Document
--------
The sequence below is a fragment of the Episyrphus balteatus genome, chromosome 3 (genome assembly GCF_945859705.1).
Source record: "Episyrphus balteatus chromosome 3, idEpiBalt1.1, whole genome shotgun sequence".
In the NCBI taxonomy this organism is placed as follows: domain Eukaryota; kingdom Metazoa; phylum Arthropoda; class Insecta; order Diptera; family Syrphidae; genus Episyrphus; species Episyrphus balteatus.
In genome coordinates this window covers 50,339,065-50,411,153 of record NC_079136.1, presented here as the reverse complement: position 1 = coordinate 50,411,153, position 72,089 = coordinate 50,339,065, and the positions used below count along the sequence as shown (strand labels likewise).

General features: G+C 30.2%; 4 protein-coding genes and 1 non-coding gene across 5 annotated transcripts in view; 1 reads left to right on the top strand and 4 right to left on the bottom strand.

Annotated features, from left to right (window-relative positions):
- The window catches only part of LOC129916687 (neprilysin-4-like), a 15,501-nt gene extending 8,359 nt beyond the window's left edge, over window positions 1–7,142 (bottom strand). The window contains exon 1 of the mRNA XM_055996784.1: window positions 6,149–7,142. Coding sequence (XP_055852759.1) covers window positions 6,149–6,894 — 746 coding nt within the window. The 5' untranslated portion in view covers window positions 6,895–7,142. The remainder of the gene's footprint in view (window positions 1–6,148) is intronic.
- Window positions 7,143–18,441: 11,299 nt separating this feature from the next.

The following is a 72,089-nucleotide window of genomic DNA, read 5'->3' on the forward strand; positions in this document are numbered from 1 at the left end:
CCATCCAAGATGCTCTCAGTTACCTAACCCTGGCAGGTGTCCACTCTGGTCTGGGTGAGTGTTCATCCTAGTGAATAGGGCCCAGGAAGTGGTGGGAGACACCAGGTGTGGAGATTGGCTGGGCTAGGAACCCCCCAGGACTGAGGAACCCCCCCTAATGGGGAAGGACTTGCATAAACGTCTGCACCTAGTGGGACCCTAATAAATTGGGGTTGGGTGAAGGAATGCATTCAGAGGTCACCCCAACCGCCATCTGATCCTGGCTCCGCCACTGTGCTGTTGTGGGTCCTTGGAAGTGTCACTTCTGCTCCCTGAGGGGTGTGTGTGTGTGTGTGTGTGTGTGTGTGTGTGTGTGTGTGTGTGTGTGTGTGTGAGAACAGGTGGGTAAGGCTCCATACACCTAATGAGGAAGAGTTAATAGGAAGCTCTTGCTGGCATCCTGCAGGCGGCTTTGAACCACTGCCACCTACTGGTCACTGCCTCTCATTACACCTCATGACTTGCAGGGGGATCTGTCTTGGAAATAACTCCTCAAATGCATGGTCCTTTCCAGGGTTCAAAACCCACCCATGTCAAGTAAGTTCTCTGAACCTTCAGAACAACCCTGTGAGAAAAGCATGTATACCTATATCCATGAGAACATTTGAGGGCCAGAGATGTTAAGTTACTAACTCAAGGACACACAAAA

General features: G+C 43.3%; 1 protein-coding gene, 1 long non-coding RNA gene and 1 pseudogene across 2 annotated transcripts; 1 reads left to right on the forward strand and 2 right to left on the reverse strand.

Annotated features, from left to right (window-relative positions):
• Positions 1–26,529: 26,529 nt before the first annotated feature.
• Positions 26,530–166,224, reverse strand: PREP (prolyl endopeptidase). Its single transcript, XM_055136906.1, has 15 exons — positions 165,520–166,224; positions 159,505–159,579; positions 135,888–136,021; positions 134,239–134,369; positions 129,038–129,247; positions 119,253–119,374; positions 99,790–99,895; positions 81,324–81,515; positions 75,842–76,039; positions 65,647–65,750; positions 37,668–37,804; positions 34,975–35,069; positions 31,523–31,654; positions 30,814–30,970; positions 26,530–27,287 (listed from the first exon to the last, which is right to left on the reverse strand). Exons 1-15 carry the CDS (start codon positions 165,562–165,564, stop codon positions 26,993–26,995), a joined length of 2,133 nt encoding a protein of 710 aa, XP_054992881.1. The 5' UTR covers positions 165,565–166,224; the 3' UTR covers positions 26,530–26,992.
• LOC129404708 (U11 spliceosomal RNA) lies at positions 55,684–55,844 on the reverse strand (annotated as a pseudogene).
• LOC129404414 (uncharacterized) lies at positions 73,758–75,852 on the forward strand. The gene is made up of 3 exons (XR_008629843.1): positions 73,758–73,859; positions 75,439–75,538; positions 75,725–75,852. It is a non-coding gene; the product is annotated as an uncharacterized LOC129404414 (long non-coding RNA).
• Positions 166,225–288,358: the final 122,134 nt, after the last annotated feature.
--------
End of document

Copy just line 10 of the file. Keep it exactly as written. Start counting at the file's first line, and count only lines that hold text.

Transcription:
CCATCCAAGATGCTCTCAGTTACCTAACCCTGGCAGGTGTCCACTCTGGTCTGGGTGAGTGTTCATCCTAGTGAATAGGGCCCAGGAAGTGGTGGGAGACACCAGGTGTGGAGATTGGCTGGGCTAGGAACCCCCCAGGACTGAGGAACCCCCCCTAATGGGGAAGGACTTGCATAAACGTCTGCACCTAGTGGGACCCTAATAAATTGGGGTTGGGTGAAGGAATGCATTCAGAGGTCACCCCAACCGCCATCTGATCCTGGCTCCGCCACTGTGCTGTTGTGGGTCCTTGGAAGTGTCACTTCTGCTCCCTGAGGGGTGTGTGTGTGTGTGTGTGTGTGTGTGTGTGTGTGTGTGTGTGTGTGTGTGTGTGAGAACAGGTGGGTAAGGCTCCATACACCTAATGAGGAAGAGTTAATAGGAAGCTCTTGCTGGCATCCTGCAGGCGGCTTTGAACCACTGCCACCTACTGGTCACTGCCTCTCATTACACCTCATGACTTGCAGGGGGATCTGTCTTGGAAATAACTCCTCAAATGCATGGTCCTTTCCAGGGTTCAAAACCCACCCATGTCAAGTAAGTTCTCTGAACCTTCAGAACAACCCTGTGAGAAAAGCATGTATACCTATATCCATGAGAACATTTGAGGGCCAGAGATGTTAAGTTACTAACTCAAGGACACACAAAA